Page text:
commendation on the spirit and exertions of his brave and enterprising associate..
After the debarkation of the troops, innumerable difficulties opposed themselves to their operations. There is not
in any part of Europe to be found a greater variety of natural obstacles to an invading army than in this island.
Reports from deserters and others, contradictory in their purport, rendered General Stuart for a short time
irresolute what course to pursue. He, however, resolved to proceed by a forced march to Mercadel, and, by
possessing that essential post, to separate the enemy's force. To effect this object, Colonel Graham was sent with
six hundred men ; and by dint of the utmost effort arrived at Mercadel a very few hours after the main body of the
enemy had marched towards Candarello. Here he made a considerable number of prisoners, seized several small depots
of ammunition, &c., and established his corps in front of the village.
The reduction of Minorca being completed, Colonel Graham repaired to Sicily, where he employed
himself in the service, and for the assistance, of its legitimate monarch ; and such were his exertions, that he
received repeated acknowledgments, and tributes of gratitude and esteem, from the King and Queen of Naples.
Not long after, the Colonel, with the local rank of Brigadier, besieged the island of Malta, having
under his command the 30th and 89th regiments, and some corps embodied under his immediate direction. This island,
the key of Egypt and the Levant, having been basely surrendered to the French in 1793, the British government
resolved to wrest it from the hands of the enemy, to whom it was a maritime station of great importance, more
particularly since Buonaparte's views upon India, through Egypt, had become manifest. Aware of the prodigious
strength of its works, the General resorted to a blockade, as the most effectual as well as the most humane method,
to reduce the place. The British force acco- rdingly appeared before Malta in the month of September, 1798 ; the
French garrison held out, and maintained possession till September, 1800, when, after a resistance of two years'
duration, it surrendered.
Major-General Pigot having arrived with a reinforcement a short time previous to its capitulation,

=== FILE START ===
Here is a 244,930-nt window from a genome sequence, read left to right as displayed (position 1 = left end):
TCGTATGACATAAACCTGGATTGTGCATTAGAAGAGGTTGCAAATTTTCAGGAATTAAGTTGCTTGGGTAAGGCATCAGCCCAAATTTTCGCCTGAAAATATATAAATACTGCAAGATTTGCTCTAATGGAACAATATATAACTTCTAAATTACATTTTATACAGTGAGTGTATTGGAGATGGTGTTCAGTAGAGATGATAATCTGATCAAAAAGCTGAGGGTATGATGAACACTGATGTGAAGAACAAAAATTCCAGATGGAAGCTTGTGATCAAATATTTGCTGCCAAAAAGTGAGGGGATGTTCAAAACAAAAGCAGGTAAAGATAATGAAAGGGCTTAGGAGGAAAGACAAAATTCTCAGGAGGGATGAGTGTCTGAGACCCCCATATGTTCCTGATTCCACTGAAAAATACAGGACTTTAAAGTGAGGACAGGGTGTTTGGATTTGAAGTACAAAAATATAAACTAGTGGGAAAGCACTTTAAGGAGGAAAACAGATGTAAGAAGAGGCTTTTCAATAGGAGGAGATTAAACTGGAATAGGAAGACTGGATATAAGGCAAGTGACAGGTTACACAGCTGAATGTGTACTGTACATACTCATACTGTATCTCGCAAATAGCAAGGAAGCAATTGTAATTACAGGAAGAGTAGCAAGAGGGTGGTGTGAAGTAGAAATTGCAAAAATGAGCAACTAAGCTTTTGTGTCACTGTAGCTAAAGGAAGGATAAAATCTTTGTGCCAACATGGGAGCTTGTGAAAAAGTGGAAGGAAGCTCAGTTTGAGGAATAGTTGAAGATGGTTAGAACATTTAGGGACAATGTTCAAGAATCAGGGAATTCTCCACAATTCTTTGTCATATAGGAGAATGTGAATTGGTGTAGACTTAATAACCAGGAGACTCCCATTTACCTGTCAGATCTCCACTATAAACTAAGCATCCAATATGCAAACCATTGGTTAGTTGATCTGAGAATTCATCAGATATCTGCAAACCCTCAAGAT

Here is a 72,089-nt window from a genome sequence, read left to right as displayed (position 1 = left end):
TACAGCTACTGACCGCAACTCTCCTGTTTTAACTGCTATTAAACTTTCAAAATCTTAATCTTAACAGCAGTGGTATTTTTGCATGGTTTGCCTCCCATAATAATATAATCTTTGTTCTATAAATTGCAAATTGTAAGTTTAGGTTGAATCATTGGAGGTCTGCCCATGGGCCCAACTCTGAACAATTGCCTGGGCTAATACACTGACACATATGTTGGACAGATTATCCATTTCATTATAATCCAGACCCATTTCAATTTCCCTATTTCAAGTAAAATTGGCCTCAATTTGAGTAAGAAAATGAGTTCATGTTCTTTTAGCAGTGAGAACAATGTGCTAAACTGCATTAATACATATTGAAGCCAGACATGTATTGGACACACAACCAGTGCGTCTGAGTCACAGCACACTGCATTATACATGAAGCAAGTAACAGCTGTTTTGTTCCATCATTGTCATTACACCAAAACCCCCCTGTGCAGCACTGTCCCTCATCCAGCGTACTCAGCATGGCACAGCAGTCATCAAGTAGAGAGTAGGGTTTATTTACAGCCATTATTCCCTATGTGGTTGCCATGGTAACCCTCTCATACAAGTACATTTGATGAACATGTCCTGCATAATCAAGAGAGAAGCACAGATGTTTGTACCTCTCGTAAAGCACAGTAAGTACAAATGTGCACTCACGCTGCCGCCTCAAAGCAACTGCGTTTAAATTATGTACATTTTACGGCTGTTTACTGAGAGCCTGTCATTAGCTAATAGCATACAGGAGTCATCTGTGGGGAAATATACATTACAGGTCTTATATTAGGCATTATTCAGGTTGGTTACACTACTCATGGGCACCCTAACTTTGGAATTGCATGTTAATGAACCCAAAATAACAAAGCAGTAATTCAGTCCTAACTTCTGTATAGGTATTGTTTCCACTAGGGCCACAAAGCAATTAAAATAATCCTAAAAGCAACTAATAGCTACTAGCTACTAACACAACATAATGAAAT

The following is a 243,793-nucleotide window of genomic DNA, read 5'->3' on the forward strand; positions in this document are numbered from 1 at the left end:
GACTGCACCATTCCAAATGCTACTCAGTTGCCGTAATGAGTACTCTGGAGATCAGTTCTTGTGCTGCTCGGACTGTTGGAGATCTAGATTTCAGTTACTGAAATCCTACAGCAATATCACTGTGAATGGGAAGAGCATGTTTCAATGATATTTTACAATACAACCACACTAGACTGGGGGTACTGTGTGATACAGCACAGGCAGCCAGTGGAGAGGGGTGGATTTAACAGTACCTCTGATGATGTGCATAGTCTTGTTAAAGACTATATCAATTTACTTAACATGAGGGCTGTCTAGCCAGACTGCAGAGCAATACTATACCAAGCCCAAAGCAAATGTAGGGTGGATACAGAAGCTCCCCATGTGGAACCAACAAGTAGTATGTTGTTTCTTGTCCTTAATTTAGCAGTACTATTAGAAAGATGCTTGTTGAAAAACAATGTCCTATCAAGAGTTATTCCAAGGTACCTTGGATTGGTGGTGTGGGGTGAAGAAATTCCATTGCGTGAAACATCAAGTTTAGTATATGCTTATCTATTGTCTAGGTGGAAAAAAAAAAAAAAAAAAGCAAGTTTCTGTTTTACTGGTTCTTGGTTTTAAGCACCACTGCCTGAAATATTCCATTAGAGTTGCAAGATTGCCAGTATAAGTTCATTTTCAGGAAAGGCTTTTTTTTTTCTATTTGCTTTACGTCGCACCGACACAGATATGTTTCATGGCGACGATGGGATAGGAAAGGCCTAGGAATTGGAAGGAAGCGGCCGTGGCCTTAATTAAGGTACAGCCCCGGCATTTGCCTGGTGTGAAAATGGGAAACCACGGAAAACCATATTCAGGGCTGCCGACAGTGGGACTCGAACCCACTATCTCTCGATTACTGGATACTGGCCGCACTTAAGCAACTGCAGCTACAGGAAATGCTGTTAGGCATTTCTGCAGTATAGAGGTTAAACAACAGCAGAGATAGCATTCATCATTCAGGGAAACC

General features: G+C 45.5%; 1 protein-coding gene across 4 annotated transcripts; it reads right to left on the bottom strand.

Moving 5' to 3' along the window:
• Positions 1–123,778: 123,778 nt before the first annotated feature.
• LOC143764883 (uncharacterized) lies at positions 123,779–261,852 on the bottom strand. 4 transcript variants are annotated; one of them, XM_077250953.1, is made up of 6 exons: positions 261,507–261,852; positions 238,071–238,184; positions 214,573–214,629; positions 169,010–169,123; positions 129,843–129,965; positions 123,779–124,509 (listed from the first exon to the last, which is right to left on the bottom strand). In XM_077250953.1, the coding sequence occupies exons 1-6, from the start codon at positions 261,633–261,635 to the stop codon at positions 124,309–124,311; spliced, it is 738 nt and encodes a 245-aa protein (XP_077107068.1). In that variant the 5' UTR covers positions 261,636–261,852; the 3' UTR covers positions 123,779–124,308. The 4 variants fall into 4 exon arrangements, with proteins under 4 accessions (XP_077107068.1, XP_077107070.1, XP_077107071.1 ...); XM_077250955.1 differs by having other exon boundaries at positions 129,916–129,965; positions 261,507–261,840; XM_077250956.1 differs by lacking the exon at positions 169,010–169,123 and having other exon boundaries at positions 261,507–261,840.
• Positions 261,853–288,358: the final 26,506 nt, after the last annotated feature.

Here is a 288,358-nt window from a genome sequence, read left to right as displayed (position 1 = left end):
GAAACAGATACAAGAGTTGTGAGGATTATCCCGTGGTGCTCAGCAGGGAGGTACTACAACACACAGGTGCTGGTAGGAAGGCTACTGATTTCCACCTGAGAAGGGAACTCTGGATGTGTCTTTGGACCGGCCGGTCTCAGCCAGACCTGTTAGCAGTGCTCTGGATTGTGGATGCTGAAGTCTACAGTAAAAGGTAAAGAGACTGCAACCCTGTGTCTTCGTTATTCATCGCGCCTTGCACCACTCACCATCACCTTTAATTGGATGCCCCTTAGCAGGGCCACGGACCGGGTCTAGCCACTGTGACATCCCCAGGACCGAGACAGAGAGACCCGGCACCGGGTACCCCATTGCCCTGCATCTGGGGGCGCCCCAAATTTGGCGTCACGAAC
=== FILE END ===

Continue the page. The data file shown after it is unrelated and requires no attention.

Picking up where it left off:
the honour of transmitting to the British government an account of the success of our arms devolved upon him ; but
in his despatch he bore ample testimony to the high merit and efficient operations of Brigadier-General Graham.
On the completion of this service, Brigadier-General Graham returned to England, and arrived just
in time to learn the gratifying intelligence of his own regiment, the 90th, having covered itself with glory on the
plains of Egypt. This fine corps formed the advanced guard of the first line on the 21st of March, 1801.
Desirous of rejoining his comrades, he again left England, and landed in Egypt ; but that country
being completely conquered, he soon quitted it, and travelled to Europe with Mr. Hutchinson, brother of the
Commander-in-Chief, Lord Hutch-inson, through Turkey. He made some stay at Constantinople ; and, peace having in
the mean time been concluded, a short residence at Paris.
From the years 1803 to 1805, he served with his regiment in Ireland ; when it was ordered out to
the West Indies, and he remained without active employment or promotion till the spring of 1808.
Sir John Moore being appointed to lead an armament to the shores of Sweden, and also entrusted with
an important diplomatic mission to the ex-king of that country, Colonel Graham solicited and obtained permission to
accompany him as Aid-de Camp. The expedition proceeded to Gottenburg, where the troops continued on board the
transports, while Sir John Moore was endeavouring to make arrangements with the Court of Sweden ; Colonel Graham
took this opportunity of traversing the country in all directions.
The misunderstanding between the King of Sweden and Sir John Moore having put an end to his
mission, that officer was immediately ordered to Spain, whither he was accompanied by Colonel Graham, who served
during the whole of the campaign of 1808.
On his return to England, he was promoted to the rank of Major-General, and was shortly after
appointed to command a division in the expedition to Walcheren. He was actively employed at the siege of Flushing,
but, being attacked by the fever, he was obliged to come home.
The possession of Cadiz being about this time disputed by the Spanish Patriots and the French, this
officer, with the brevet rank of Lieutenant-General, was sent to take the command of the British troops in that
fortress. In February, 1811, he embarked in an expedition for the purpose of making a combined attack on the rear
of the French army which was blockading Cadiz, and which led, in the March following, to the memorable battle of
Barrosa, a brief account of which naturally belongs to the memoir of this distinguished officer.
The troops ordered on this service marched from Isla on the night of the 17th of February, and embarked the next
morning at day-break in Cadiz Bay. In the evening of the 21st, the expedition sailed, and arrived off Tarifa on the
following day ; but as the weather proved unfavourable for a landing at that place, it proceeded to Algesiras,
where the force disembarked on the morning of the 23d. On the following day they marched to Tarifa, through a
beautiful and romantic tract of country, without any other road than merely a mule path, which was found scarcely
practicable for-the advance of the cavalry ; all the artillery, therefore, was sent onwards by water.
On the 27th, the Spanish troops under General Lapena arrived, from Cadiz, at Tarifa ; they had been